Class of '60

Wow! Our big 40th reunion is coming up in the spring. Lots of our classmates have been working hard to prepare a special weekend for us on campus. Thanks to Louise Magram Weiner, our class chair, and her committee we have lots of fun and nostalgia in store for us. It will be a truly memorable weekend, so please plan to save May 31-June 3, 2001, on your calendar so that you can be here to join in the festivities. Steve Berry wrote that he has begun taking steps towards retirement. He began working four days a week, starting last January, which gives him more time for skiing. UVM friends can reach Steve via email at berrys@ Steve Rubenstein has become a proud grandpa since the birth of his first grandchild, Olivia Ann.

Class of '62

Joel Rutstein retired last June after 29 years at Colorado State University’s Morgan Library and four years at the University of New Hampshire Library. He is looking forward to cultivating his interest in art, the outdoors, and reading in his retirement. Joel and wife Barbara Sims Rutstein make their home in Fort Collins, Colo. Barbara continues her volunteer work and enjoys weekly hikes and cross-country ski outings in the Colorado mountains. Their two daughters live in Denver.

Class of '63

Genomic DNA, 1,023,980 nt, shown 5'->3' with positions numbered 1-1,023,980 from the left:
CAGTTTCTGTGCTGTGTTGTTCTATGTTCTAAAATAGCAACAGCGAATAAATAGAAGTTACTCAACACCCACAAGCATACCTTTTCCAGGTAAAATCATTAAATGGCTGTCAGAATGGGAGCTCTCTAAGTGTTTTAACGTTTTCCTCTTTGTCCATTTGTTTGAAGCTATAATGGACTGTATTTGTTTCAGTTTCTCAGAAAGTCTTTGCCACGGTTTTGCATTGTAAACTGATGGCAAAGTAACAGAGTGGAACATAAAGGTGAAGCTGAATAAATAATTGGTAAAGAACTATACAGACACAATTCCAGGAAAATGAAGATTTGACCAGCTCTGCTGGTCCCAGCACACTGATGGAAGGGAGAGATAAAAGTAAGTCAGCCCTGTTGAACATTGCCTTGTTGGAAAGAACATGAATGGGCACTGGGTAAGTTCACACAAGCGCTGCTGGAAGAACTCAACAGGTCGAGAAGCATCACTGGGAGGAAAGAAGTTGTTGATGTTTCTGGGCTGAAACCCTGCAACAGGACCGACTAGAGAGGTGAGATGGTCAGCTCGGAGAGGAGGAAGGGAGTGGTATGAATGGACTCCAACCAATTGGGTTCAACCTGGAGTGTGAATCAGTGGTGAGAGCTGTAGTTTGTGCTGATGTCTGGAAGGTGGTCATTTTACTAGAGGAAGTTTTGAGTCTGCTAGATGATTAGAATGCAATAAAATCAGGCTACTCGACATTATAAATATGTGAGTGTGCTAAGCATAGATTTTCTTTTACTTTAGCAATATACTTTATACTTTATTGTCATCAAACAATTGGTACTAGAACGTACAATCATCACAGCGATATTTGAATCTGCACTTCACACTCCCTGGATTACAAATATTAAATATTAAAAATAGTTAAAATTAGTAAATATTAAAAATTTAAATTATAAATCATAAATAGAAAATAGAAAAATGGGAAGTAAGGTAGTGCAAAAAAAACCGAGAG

I just returned from a glorious weekend in Vermont—full moon, radiant foliage, 70-degree weather. Did someone say it snowed 20 inches last week and diehard skiers were skiing at Mad River? Was that really snow on the trails at Sugarbush and Mount Ellen? Although I was not able to attend Homecoming Weekend this year, I was in Vermont on the weekend of October 14 to celebrate the wedding of my oldest daughter Kelly to Chris Hoyt, both living in Hinesburg. My family, all from New Jersey, caravanned to Mary’s at Baldwin Creek in Bristol to attend the wedding reception there. The bride and groom, my husband Joe, and I prepared for the festivities with a hike to the top of Mount Abraham, a tradition of the Mullins family since 1974. Our younger daughter, Karen, declined the offer since she is soon to be the mother of twins. I hope those of you who did attend Homecoming Weekend enjoyed the activities as well as the camaraderie of friends and classmates. Speaking of classmates, I do have some news to share with you. Please continue to keep in touch. Bob Cousins, my favorite partner in heredity class, received one of the highest honors accorded to U.S. scientists, membership into the National Academy of Sciences. Bob is an eminent scholars professor of human nutrition at the University of Florida’s Institute of Food and Agricultural Sciences. He is recognized worldwide as an authority on zinc metabolism nutrition and received more than $4 million in grants from the National Institute of Health. Bob is currently director of UF’s Center for Nutritional Sciences. Prior to this position, he was the youngest person ever to hold the title of distinguished professor at Rutgers University. He has three children, two in New York City and one in Tampa. Beth, his wife of 31 years, is a realtor in Gainesville. Congratulations, Bob, and keep in touch. Bob can be reached via email at rjc@gnv.ifas.ufl. edu. Mary Jane Edwards Mckown would love to get in touch with Margot Bellin and Barbara Boyce. Mary Jane wanted to know if they remembered the fun times in the dorms and “the awful studying some of us had to do.” Both of her daughters were Thetas at UVM and loved it. Mary Jane and her husband, Paul, are retired, and they lead trips for the Sierra Club. I look forward to seeing you again, Mary Jane. Vermont is worthy of a trip back East. Mary Jane can be reached at Rick Hubbard responded to notes I wrote in a past issue about my involvement with charter schools in New Jersey. When he wrote, Rick was running for the U.S. Senate from Vermont, and he was looking closely at charter schools as a way to improve educational achievement in America. Those of you who live in Vermont may already know that Rick was a candidate. He visited 70 of Vermont’s 251 towns and walked more than 400 miles while advocating his stance on issues. Whether or not Rick is elected to U.S. Senate, it’s a win/win for the class of ‘63 since another one of our classmates, Sara Moreau Gear, is another candidate and has dedicated her time and effort to become involved in our local government. Rick can be reached via email at or you can check his web site at Michael Effron celebrated his 60th by running in the Poughkeepsie YMCA 5K Bridge Run. Mike reported that he is in sales at Efco Products and he lives in Croton on Hudson, N.Y. His son, Neil, recently married, is a technical recruiter, and his daughter, Rachel, has started law school. Mike’s email address is Frank and Mariellen Hanrihan (’60) Leonhartt live in Seaford, Del. Frank is an engineer with a company in Salisbury, Md., and Mariellen works part-time. Their sons are engineering graduates from the University of Delaware. Their daughter is a pharmacist, and their youngest child is studying at the Philadelphia College of Pharmacy, while another daughter is a special education teacher. The Leonhartts enjoyed a trip to Italy with their oldest daughter recently.